The primary aim of this study is to understand the benefits and barriers which might be associated with the introduction of PHEV technology to Hawaii. This analysis illustrates that PHEV’s represent a much larger and more pervasive strategic opportunity than is generally appreciated in the State. Specific interests that guided our research were:

  • To estimate the impacts which relatively modest PHEV penetration rates might have on Hawaii’s GHG emission and fuel substitution goals.
  • To determine whether PHEV’s could be introduced to Hawaii without triggering major generating capacity additions.
  • To consider whether PHEV’s might play a role in optimizing the use of renewable wind resources that might otherwise be un-usable.
  • To assess the role of PHEV’s in the Hawaii’s attempt to control GHG emissions.

UHERO project report


Targeting Hawaii Greenhouse Gas Emissions Reductions: Emission Forecasts and Their Implications for Act 234

Act 234 calls for the state of Hawai‘i to return its greenhouse gas (GHG) emissions to 1990 levels by 2020. Under a business as usual environment, we forecast Hawai’i’s 2020 emissions to be between 18 and 34 percent above 1990 levels. Since transportation and electricity account for about 75 percent of Hawai’i’s GHG emissions, most likely a large share of the reductions will need to come from these sectors for Hawai’i’ to comply with Act 234.

Uhero project report


Energy and Greenhouse Gas Solutions: Hawai‘i Greenhouse Gas Emissions Profile 1990 and 2005

In an effort to effect national and global climate change policy to address the increase in greenhouse gas emissions, the Hawai'i legislature passed the Global Warming Solutions Act of 2007, Act 234. Act 234 calls for Hawai'i to return its greenhouse gas (GHG) emissions to 1990 levels by 2020. Here we report an inventory of emissions for the state for 1990 and 2005, and forecast emissions growth out to 2020.

Uhero project report


Concepts in Greenhouse Gas Regulation: A Primer on Meeting ACT 234

In 2007, Hawaii became the second State after California to adopt binding greenhouse gas reductions targets in ACT 234. The legislation follows the example set by California in attaining 1990 levels of greenhouse gas emissions by the year 2020. The State of Hawaii Department of Health Clean Air Branch is tasked to regulated emissions through the use of market-based mechanisms - essentially building a market for greenhouse gas pollution. While ACT 234 was in many ways modeled after California’s AB32, it is also recognized that Hawaii has unique economic and environmental characteristics. Hawaii will require policies tailored to its island features. This briefing provides a primer on greenhouse gas regulation options and how they might be applied to the case of Hawaii.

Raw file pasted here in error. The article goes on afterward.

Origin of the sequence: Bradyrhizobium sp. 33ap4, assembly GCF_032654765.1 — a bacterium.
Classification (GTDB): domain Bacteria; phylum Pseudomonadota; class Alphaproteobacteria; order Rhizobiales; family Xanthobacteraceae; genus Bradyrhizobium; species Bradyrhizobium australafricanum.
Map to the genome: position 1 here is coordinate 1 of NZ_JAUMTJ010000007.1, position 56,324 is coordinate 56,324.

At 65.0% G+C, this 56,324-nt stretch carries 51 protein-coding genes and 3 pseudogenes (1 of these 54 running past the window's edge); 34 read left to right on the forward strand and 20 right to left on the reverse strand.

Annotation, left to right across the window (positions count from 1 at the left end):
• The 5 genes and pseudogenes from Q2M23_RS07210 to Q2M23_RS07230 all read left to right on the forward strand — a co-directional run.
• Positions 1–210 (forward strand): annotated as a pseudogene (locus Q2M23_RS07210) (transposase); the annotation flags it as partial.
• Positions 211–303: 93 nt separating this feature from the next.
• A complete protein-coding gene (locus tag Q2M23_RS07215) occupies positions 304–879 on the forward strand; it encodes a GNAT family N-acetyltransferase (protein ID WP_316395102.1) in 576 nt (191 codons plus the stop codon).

UHERO project Report


An Overview of U.S. Regional and National Climate Change Mitigation Strategies: Lessons for Hawai‘i

The challenge of reducing greenhouse gas emissions will differ from place to place, although it is particularly unique in the case of islands. Islands tend to be highly oil and tourism-dependent. Questions as to what type of market-based mechanism, such as cap-and-trade or a carbon tax, and what type of regional partnerships will be appropriate for an island economy are questions that Hawaii policy-makers face. A 10-member Task Force was created as a result of ACT 234 to develop the work plan for reaching the target reduction. This briefing is designed to help the Task Force and others to better understand what climate mitigation policies have been developed elsewhere, the choices made in developing the policy architecture, what types of economic and environmental analyses support these policy decisions, and how examples of other states, regional cooperatives, and international initiatives may be applicable to the case of Hawaii.

Uhero Project report


Endogenous Substitution Among Energy Resources and Global Warming

The theory of resource extraction has focused primarily on extraction when there is a single, homogeneous demand for the resource. In reality, however, we observe the simultaneous extraction of different resources such as oil, coal, and natural gas and multiple demands such as trasportation, residential and commercial heating, and electricity generation. This paper develops a model with multiple resources and grades and multiple demands. The model is simulated with extraction cost, estimated reserves, and energy demand data for the world economy. It is shown that if historical rates of cost reduction in the production of solar energy are maintained, more than 90 percent of the world's coal will never be used. The world will move from oil and natural gas use to solar energy. Global temperatures will rise by only about 1.5–2 degrees centigrade by the middle of the next century and then decline steadily to preindustrial levels, even without carbon taxes. These results are significantly lower than those predicted by the Intergovernmental Panel on Climate Change and suggest that the case for global warming may be seriously overstated.

Chakravorty, U., Roumasset, J., Tse, K., 1997. Endogenous substitution among energy resources and global warming.  Journal of Political Economy, 105 (6), 1201-1234.  Reprinted in Hoel, M. Recent developments in environmental economics. Edward Elgar, 2004.